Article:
1836, 2 3/4 by 1 5/8 by 5/8 inches, no monogram, gilt interior, weight 2.2 oz. Troy, some corners have minor dents which we show in excruciating detail (see photos three & four) but good overall condition, great color, and reasonably priced.
length 9 3/8 inches, excellent condition save for a spot of plate wear as shown (see third photo for excruciating detail), no monogram.
2 5/8 by 1 1/4 inches, excellent condition, no monogram, weight .56 oz. Troy, marked with Gorham trademark and model number 12. Cast, not stamped, this is a faithful high quality antique reproduction of a Georgian bottle ticket.
Phineas Mitchell, Boston circa 1820, length six inches, weight 1.39 Troy ounces, excellent condition, monogrammed as shown in enlargement number three.
Long enough to be used for either ice or crudités. Note shell back decoration on spoon ends, which lifts these out of the realm of the mundane and into that of the "above average."
length 8 5/8 inches, weight 3.9 Troy ounces, monogrammed "B", outstanding original condition, marked "Shreve Crump & Low" with 925 in oval.
Though not a "first demand" pattern, the Antique Ivies were made by several manufacturers, and involved extensive skill and hand work to produce. Expensive when first sold, they are members of a dying breed, as most flatware of this quality has now been consigned to the melting pot...
height 2 1/2; length 2 7/8 inches, weight 1.73 Troy ounces, fine condition, no monogram, marked as shown.
Shepard Mfg. Corporation, length 5 1/2 inches, fine condition, no monogram.
G. Keller, Paris circa 1920. Fine condition, no monogram, good weight, 2 3/4 by 1 inches. I could think of many uses for this on your nightstand but would probably get myself into trouble by mentioning them...
7 1/2 inches long, weight 1.74 oz. Troy, excellent condition, gilt bowl, no monogram, retailed by Cox Brothers.
exceptionally colourful, gilt bowl, no monogram, excellent condition save for one small portion of missing blue inlay (see third photo). I hesitate to call this damage. Gorham had significant problems with the enameling process and it may be a slight "second".
or just some royal wannabe born away in her covered chair by those two fine gents? No comment from Yours Truly. Queen or not, this is a good continental silver box with finely done acid etched cover, no monogram, excellent condition, 2 1/2 by 1 inches, marked "sterling / 935" (see second photo).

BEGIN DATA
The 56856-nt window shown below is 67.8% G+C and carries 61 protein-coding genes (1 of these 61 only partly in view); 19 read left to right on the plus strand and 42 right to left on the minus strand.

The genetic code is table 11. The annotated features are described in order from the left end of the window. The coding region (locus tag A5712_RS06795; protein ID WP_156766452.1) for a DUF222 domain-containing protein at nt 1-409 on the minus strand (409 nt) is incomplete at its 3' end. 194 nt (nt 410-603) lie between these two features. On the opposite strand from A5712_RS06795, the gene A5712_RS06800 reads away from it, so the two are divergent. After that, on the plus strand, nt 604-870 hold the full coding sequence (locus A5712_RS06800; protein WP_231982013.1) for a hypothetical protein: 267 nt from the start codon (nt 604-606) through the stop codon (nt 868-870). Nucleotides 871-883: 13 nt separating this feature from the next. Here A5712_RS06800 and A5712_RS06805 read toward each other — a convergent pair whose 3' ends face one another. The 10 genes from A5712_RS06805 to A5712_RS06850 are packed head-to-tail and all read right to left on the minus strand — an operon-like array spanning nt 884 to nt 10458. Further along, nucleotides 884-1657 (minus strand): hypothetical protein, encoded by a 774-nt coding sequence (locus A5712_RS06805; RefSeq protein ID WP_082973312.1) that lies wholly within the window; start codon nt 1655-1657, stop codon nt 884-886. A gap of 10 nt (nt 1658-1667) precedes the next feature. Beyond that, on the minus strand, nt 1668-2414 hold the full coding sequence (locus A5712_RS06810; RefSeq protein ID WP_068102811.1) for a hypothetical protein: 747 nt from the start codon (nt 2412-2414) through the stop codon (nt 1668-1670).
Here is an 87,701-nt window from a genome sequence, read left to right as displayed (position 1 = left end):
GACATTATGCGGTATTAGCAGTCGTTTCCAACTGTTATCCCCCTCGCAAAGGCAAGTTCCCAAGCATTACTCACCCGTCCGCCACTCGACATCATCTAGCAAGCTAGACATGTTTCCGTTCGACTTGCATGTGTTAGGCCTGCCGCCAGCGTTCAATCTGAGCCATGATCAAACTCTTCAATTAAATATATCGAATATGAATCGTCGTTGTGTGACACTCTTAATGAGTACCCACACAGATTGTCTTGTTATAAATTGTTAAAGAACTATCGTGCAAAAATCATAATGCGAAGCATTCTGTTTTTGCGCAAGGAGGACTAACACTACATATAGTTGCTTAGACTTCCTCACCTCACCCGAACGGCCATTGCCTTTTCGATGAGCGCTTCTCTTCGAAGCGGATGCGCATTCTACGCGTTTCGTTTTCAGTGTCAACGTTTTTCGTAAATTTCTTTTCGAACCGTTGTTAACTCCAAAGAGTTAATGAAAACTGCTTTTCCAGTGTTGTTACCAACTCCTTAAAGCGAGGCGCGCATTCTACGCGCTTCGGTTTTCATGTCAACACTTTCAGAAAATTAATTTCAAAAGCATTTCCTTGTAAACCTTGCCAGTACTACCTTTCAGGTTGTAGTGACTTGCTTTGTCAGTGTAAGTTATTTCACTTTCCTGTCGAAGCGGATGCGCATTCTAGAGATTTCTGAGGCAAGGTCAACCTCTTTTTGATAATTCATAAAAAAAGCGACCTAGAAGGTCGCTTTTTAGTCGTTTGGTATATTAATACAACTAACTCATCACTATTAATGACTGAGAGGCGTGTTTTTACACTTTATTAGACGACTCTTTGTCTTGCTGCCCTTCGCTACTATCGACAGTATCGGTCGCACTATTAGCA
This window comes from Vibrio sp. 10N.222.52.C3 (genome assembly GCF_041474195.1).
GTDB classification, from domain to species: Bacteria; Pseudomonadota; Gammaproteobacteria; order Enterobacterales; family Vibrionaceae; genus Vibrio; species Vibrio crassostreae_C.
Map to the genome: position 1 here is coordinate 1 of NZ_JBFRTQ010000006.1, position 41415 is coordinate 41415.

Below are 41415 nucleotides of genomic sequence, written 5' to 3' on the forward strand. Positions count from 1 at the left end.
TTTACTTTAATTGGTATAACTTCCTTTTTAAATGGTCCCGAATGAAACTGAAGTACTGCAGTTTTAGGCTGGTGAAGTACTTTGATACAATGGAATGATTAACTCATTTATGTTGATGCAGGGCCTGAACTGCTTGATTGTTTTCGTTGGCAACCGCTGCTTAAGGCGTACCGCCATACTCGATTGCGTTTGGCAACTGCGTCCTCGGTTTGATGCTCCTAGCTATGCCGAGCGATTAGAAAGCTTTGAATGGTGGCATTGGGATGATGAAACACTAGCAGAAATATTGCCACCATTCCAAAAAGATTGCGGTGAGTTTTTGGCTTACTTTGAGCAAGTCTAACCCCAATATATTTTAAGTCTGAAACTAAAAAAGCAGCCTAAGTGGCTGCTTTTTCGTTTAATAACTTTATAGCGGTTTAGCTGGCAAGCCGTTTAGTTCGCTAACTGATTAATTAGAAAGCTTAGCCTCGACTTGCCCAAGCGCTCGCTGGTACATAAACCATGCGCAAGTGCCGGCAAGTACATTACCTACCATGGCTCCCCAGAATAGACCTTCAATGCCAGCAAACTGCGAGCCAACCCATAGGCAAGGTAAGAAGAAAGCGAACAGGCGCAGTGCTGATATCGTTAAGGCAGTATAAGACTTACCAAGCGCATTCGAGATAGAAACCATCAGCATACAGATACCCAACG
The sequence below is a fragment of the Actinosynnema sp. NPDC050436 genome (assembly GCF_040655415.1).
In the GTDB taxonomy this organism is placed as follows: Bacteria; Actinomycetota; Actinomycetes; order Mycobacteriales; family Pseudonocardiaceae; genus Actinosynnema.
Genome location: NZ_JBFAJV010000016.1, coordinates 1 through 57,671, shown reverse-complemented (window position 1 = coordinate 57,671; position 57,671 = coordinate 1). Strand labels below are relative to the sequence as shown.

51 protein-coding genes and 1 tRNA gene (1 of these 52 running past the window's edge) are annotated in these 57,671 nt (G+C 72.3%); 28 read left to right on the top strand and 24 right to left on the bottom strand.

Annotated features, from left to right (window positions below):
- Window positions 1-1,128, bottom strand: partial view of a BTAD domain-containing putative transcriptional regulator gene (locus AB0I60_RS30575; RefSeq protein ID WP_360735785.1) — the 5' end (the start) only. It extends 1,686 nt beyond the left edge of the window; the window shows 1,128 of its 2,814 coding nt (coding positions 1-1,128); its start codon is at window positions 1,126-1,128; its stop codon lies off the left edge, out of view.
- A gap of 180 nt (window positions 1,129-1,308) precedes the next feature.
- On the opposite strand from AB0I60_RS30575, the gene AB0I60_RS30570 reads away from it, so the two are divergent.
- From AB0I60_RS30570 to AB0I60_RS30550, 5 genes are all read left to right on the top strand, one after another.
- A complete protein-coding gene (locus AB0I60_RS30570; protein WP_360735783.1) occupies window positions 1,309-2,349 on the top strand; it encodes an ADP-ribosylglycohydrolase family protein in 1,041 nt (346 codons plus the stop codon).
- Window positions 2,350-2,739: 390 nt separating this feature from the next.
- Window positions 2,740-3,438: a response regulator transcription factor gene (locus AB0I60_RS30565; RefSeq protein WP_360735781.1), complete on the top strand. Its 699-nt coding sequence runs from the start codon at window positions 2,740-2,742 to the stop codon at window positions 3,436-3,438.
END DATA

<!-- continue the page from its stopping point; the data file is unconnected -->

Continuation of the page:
length 5 1/2 inches, excellent condition, no monogram.
1840, engine turned lid and base with applied cast and chased border, 3 by 1 5/8 by .75 inches, gilt interior, well constructed and heavy (3.17 oz. Troy). There has been a monogram removed from the rectangular cartouche, but it requires a trained eye to detect this.
length 2 3/4 inches, gilt bowls, excellent condition, monogrammed "P" obverse, Old English. Please see second photo for marks.
length 5 3/8 inches, no monogram, exemplary original condition, weight 1.00 oz. Troy. For those who might not be familiar with the design and production of these small sculptures cast in silver, we would commend to you the excellent chapter on same in Carpenter's "Gorham Silver".
length 5 3/4 inches, weight 1.07 Troy ounces, no monogram, excellent condition, retailed by Harris and Shafer. The high-relief rendering of Capitol building in bowl lends this spoon an added sculptural quality.
Rand and Crane, length 11 5/8 inches, weight 3.98 oz. Troy, monogrammed "M" (obverse, old English), excellent condition with button on reverse. The shell appears to be applied rather than die-struck, but little else is remarkable about this spoon aside from the price, which we deem to be quite reasonable.
length 7 1/4 inches, weight 2.69 oz. Troy, monogrammed as shown in photo number three, retailed by Daniel Low, some very minor stains on bowl but excellent overall condition.
Don't get me wrong, we love a nice 1820's piece of S.O.W. ever so much, but you'll never see this amount of detail in a sheaf which some brawny silversmith made by whacking a swage with a big hammer.